Tag Archives: Behemoth

Leviathan and Behemoth, by Scott Westerfeld

Okay, about that steampunk challenge.

One steampunk book a month for a year.  Twelve steampunk reads.

I’m on my third in October.  I could space them out and list/review one a month, but that makes me itch.  I am just going to mention them as I read them, and don’t expect any real reviews from me because that’s too much like work.

Also, the first three have all been audiobooks that I downloaded from audible (if you sign up, tell them dallaspooks sent ya) and so what I will actually be discussing is a different experience than reading.

First, Leviathan, by Scott Westerfeld, and its sequel, Behemoth. These are YA (Young Adult) novels that have been getting fabulous word of mouth and I finally broke down and decided to read them listen to them. And I’m so glad I did. Set on the brink of World War I, Leviathan begins the night that Archduke Franz Ferdinand and his wife are assassinated in Sarajevo, with their 15-year-old son being rousted out of bed and hustled away from the palace by a sinister pair of men–and straight into action-packed adventure which continues into its sequel. I don’t know how long the series is projected to be, but there are clearly more coming.

In the meantime in England a 15-year-old Scottish girl is pretending to be a boy so she can be an airman with the British Air Service, as her brother is and her father was before her. Again–straight into action-packed adventure.

In this revisioning of World War I the nations are the same and on the same teams, but many of the details are different.  The world building is superb. The German side are “Clankers” whose war machines are fantastical and mechanical. The English side are “Darwinists” who have created strange new creatures (or “beasties,” as Deryn calls them) to go to war.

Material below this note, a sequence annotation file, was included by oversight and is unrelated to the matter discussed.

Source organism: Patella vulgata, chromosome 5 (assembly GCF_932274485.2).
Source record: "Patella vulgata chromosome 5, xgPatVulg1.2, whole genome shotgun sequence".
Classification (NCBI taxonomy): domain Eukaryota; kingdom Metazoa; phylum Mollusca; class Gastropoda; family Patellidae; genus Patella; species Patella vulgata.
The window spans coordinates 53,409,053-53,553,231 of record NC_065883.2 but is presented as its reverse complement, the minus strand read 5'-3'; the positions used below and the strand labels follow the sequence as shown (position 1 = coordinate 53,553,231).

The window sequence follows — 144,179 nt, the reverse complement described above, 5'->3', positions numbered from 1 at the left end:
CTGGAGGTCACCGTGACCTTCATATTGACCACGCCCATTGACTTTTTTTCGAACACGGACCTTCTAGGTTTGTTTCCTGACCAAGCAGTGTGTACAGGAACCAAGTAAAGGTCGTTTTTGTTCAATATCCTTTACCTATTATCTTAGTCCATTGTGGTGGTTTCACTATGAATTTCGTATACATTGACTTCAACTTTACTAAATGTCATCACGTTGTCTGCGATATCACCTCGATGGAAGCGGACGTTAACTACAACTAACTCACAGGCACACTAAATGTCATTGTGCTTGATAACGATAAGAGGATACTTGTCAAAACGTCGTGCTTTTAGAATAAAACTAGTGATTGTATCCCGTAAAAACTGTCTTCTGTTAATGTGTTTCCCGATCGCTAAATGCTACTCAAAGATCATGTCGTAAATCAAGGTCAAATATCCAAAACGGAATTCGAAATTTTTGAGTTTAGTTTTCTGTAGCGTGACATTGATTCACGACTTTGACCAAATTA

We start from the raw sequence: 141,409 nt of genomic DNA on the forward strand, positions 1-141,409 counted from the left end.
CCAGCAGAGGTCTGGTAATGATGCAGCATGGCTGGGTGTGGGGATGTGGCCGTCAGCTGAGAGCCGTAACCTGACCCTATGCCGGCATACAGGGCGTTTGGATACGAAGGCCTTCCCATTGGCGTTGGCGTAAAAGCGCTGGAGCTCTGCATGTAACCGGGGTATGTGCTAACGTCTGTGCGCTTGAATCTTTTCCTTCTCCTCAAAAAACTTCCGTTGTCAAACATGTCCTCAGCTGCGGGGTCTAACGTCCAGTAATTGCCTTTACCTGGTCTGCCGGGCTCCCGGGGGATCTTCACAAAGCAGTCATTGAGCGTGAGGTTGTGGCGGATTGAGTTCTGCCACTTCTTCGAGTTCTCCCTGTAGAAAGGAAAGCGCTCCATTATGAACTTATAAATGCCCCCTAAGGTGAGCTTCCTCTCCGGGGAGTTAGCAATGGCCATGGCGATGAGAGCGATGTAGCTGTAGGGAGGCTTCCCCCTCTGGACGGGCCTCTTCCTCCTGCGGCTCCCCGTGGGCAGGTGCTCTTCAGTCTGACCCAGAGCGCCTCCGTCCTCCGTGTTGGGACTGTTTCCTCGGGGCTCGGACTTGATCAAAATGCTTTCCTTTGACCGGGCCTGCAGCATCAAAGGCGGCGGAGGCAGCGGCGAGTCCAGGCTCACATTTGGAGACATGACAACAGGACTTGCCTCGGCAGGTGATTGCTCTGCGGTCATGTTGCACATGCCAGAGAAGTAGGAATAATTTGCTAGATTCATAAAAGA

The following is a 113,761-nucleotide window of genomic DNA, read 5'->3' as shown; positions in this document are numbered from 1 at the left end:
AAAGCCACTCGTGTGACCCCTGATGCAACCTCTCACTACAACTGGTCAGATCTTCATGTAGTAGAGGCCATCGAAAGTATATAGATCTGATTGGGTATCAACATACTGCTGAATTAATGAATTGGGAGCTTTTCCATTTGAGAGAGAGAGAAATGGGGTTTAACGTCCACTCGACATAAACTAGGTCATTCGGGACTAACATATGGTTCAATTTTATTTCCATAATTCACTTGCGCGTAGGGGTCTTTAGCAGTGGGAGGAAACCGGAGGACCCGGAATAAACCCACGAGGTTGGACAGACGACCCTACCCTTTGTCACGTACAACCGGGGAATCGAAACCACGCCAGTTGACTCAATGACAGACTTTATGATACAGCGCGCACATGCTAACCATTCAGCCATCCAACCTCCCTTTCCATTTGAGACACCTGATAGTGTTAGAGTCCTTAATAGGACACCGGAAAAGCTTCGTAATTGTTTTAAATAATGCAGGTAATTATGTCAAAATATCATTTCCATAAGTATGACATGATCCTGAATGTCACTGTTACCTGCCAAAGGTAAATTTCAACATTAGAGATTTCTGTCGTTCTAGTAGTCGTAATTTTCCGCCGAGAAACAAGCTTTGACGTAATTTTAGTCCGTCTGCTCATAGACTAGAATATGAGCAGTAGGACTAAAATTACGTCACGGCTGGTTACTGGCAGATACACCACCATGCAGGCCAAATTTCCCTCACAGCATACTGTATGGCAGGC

Scott Westerfeld’s world is amazing. The action is almost nonstop but always inventive and fresh. The characterizations are rich. At the end of each book are author notes that describe what aspects of the books are true history and where Westerfeld got creative, and I was as fascinated by the real history as I was the books themselves. It was gratifying to see that some of the more interesting twists were historic facts that he’d woven sp deftly into his stories it was impossible for me to know what was real and what was new.

Alan Cumming as narrator is phenomenal. He reads with breathless energy, gives the characters appropriate and wonderful accents that enhance their personalities and backgrounds, and made me want to listen nonstop.  At a time when I was highly distracted by a lot of real life issues, these books were always compelling and easy to fall into.

I highly recommend them as audiobooks or to read. I may actually end up buying these books because the art looks pretty darned cool.

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Filed under Audible, Audiobooks, Books, Fiction & Literary, History, Novels, Steampunk, Steampunk Challenge, Young Adult